It's important that they be adjusted properly before you start driving (not while you're driving). Experts say the windshield rearview mirror should cover the area behind the vehicle while the outside mirrors should not simply duplicate that view but extend it to the sides, where blind spots normally are.

Your rearview mirrors must be able to hold the positions they're adjusted in; it there's play in them or they move around, you'll never be sure they're pointed in the direction that will let you see where traffic is.  The one on the windshield must be firmly attached.  If it won't stay where you want it, head to your service facility where they can tighten it or replace any parts necessary to let the mirror maintain its aim. If it has fallen off the windshield completely, a technician can reattach it with the proper adhesives or fasteners.  There may be electronics that need to be properly connected as well.

The outside mirrors cover your blind spots and they must be able to hold their adjustments, too.  Many adjust electronically; switches and motors can fail, electrical connections can detach or become corroded and the reflective glass can crack, discolor or develop a hazy fog.  A technician can diagnose and repair those problems and recommend any replacement parts you might need.  Mirrors that are adjusted manually also should be restored to proper working order in order for you to maintain this important rear visibility.

Drivers don't think about their rearview mirrors all that much.  On reflection, don't they deserve respect and care for the important job they do?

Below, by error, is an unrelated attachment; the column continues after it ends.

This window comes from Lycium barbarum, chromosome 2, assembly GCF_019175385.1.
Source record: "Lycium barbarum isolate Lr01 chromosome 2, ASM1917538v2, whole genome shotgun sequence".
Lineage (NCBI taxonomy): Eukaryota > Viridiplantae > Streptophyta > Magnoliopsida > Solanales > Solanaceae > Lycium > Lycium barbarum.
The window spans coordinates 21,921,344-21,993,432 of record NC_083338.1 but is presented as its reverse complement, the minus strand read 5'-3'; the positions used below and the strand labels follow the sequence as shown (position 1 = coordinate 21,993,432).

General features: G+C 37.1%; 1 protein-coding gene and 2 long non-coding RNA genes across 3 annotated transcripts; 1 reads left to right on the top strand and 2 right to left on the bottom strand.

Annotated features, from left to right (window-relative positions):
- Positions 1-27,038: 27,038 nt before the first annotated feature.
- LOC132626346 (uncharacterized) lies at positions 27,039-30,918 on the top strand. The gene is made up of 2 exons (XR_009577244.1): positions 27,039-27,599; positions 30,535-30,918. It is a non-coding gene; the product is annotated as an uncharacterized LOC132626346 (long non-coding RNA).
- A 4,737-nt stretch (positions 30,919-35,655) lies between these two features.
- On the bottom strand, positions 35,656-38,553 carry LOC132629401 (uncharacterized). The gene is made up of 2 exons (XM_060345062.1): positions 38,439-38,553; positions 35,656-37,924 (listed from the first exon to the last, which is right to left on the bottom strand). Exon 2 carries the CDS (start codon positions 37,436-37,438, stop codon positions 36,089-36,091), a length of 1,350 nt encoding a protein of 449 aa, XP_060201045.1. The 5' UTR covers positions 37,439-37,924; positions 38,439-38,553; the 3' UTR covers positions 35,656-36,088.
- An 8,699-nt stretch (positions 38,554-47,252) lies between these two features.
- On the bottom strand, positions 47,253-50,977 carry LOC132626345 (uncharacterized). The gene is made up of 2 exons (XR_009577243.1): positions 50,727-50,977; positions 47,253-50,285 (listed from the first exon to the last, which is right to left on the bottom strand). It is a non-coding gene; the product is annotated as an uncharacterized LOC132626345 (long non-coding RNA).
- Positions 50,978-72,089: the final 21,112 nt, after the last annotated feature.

Folsom Autotech
1126 A Sibley St
Folsom, California 95630
(916) 985-0274



I Had No Idea! (Four Things You Didn't Know About Vehicles)

Posted August 9, 2020 7:49 AM

Bet you didn't know:

Some of the earliest rearview mirrors were marketed as "Cop Spotters" so drivers would know when police were following them. Who wants a ticket, anyway? According to eBay Motors, Elmer Berger first patented a rearview mirror that was mounted on the front fenders, on the spare tire secured to the side of the car of at the top of the driver's door frame. 

About 80 percent of your vehicle is recyclable. So says The Balance. That means four-fifths of most vehicles can be recycled.  Much of that recycling is done by automotive aftermarket recyclers.  Between the U.S and Canada, they reclaim enough steel to produce 13 million new vehicles.